But the rise in rates rattled more speculative corners of the market as investors started to question lofty valuations. Sentiment soured, for instance, on special purpose acquisition companies, a group that came to symbolize risky behavior in equities. An index tracking SPACs is down roughly 21% since its mid-February peak. Meme-stock mania also cooled: An index tracking companies including GameStop Corp. and Naked Brand Group Ltd. is down about 28% since its recent January high, data compiled by Bloomberg show.
“You’re seeing corrective phases in those previously hot areas, but it’s happening through a process of rotation, so the money is just going to other parts of the market,” Liz Ann Sonders, chief investment strategist at Charles Schwab, said by phone. “There was so much hype and so much appreciation that, yes, I think it’s natural and healthy to see rollovers in those areas.”
But while benchmark stock indexes glide along, the subsurface churn has been extremely violent. A model from Bank of America that plots how much value is being created and destroyed each day in individual stocks shows that 2021 has generated more turbulence than virtually any other year. The volatility -- which is prevalent among small-cap stocks as well -- is just being masked because up-and-down moves in different companies over days and weeks have tended to offset each other.
Meanwhile, turbulence in the $21 trillion Treasury market has been on the rise. The ICE BofA MOVE Index, a gauge of U.S. bond volatility, has been grinding higher. The measure currently clocks in at 67, higher than its one-year average of 52 and well above September’s low of 37.
Raw materials from copper to oil have started the year off strong, with investors flocking to commodities as a popular pandemic recovery trade and to hedge against inflation.
The 23-member Bloomberg Commodity Spot Index in February reached the highest in almost eight years before easing this month, and still remains on track to notch a gain this quarter. JPMorgan Chase & Co. even went as far as to flag the start of a new commodities supercycle. An upcoming energy transition could constrain oil supplies, while at the same time boosting demand for metals required in renewables infrastructure, JPMorgan analysts said in a report last month.
Investors in credit benefited from a narrowing in spreads to pre-pandemic levels, but that did little to offset the negative impact from the broader rise in rates -- the Bloomberg Barclays U.S. Corporate Bond Index’s 5% drop has it on course for its worst quarterly return since 2008.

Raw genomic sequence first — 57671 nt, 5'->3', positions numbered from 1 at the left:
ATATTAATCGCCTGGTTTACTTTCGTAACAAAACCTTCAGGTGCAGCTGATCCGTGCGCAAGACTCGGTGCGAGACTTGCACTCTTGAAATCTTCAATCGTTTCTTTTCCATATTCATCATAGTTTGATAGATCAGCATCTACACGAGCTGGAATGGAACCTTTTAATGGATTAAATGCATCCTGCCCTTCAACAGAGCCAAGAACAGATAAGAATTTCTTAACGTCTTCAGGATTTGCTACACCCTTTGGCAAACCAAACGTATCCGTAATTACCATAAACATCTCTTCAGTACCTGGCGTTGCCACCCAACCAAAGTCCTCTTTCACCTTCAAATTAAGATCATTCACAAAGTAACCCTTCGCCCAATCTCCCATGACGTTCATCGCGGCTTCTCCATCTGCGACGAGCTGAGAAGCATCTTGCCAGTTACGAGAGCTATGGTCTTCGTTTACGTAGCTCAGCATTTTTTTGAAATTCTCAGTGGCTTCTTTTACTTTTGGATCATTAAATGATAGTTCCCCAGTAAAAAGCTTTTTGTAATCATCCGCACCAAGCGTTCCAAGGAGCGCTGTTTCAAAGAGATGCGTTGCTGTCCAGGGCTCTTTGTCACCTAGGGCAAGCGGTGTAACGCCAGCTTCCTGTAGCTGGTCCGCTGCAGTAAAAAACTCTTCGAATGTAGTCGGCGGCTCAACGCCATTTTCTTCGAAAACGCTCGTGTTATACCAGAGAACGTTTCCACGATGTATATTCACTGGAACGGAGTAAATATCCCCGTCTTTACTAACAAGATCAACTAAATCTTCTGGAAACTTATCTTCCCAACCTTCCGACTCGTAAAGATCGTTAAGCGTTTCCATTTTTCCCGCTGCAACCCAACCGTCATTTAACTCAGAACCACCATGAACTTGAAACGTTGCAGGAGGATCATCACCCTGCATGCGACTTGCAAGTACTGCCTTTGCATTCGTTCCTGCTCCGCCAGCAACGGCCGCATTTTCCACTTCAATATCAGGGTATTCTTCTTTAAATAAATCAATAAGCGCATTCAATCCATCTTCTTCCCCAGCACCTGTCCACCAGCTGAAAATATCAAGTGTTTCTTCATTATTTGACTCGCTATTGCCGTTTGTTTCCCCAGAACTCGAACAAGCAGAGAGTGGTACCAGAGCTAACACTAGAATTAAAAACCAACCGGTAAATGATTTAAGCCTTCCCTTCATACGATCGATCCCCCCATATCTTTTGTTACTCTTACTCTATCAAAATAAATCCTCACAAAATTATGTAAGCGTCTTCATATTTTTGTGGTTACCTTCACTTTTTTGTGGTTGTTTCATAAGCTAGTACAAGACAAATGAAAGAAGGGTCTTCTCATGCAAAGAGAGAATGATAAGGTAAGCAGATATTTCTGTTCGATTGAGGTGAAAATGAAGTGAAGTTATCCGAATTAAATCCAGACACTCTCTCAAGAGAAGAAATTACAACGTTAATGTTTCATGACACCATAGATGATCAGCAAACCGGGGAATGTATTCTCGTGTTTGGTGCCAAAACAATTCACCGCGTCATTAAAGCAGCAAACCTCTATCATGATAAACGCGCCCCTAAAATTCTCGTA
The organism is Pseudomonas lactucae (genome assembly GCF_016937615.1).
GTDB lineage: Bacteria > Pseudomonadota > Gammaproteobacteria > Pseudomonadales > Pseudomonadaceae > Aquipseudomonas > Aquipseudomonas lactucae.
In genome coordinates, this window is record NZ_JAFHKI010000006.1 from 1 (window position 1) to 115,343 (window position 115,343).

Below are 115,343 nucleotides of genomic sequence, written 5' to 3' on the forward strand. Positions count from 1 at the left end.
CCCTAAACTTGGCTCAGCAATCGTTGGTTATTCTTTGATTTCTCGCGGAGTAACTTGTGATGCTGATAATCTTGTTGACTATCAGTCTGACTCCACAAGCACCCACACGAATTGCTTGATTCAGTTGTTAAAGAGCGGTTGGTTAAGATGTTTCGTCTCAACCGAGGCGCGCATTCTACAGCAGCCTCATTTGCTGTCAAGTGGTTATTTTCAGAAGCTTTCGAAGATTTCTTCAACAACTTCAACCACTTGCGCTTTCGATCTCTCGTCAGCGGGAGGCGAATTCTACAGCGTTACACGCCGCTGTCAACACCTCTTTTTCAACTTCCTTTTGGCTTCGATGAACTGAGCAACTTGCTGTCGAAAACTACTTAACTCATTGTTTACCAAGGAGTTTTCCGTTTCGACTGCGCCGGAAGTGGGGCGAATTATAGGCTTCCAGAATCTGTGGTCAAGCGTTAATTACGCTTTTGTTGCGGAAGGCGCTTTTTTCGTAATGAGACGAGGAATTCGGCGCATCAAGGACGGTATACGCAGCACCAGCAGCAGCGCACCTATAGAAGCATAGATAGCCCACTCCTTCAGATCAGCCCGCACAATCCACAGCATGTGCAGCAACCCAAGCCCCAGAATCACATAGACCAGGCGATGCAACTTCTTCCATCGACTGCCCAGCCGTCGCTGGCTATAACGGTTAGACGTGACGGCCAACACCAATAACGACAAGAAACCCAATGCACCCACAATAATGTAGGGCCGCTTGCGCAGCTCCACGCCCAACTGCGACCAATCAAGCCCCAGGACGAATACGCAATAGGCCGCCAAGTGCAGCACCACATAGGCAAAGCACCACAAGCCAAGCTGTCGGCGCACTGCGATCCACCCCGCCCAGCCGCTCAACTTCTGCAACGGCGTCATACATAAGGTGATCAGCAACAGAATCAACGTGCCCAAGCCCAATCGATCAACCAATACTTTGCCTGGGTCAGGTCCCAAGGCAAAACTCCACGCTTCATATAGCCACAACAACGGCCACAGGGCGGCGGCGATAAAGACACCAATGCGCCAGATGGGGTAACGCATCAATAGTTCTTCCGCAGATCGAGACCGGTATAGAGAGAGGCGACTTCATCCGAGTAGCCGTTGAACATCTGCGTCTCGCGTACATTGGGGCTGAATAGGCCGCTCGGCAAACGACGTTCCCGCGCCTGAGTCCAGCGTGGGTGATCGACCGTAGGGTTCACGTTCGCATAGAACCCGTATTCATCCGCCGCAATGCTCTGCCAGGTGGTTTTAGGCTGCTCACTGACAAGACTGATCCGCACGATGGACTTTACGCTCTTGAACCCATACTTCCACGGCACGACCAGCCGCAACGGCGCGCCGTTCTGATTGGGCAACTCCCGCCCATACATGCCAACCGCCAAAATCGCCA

Emerging-market bond spreads drifted wider, but the shift wasn’t enough to throw bond sales off track. The gap between emerging-market hard currency debt and Treasuries rose seven basis points in the quarter, according to a JPMorgan Chase & Co. index, compared with a 335-basis point jump the same period last year.
That said, cracks have recently started to show on issuance front. Indonesia shrank the size of a debt offering, Russia canceled a bond sale and South African debt saw lower demand than usual.
Cryptocurrencies have had a marvelous 2021 so far. Bitcoin, the world’s largest digital asset, has doubled since the start of the year, gaining 104% in its second-best quarterly performance since June 2019. Much of its momentum has been driven by wider institutional acceptance, with more mainstream firms taking a greater interest in crypto assets. At the same time, applications for Bitcoin exchange-traded funds also trickled in, with Fidelity Investments the latest firm to join the list of crypto-ETF hopefuls.
Meanwhile, fans, including Tesla Inc.’s Elon Musk, have argued the coin can be a great store of value -- Bitcoin gained after the electric-vehicle maker said that it put more than $1 billion into the coin.
Still, others worry it’s run up too far, too fast and could be losing its shine as speculation grows that retail investors are becoming less involved in the market. Bitcoin hit a record of $61,742 in mid-March and is roughly 4% off its highs.
©2021 Bloomberg L.P.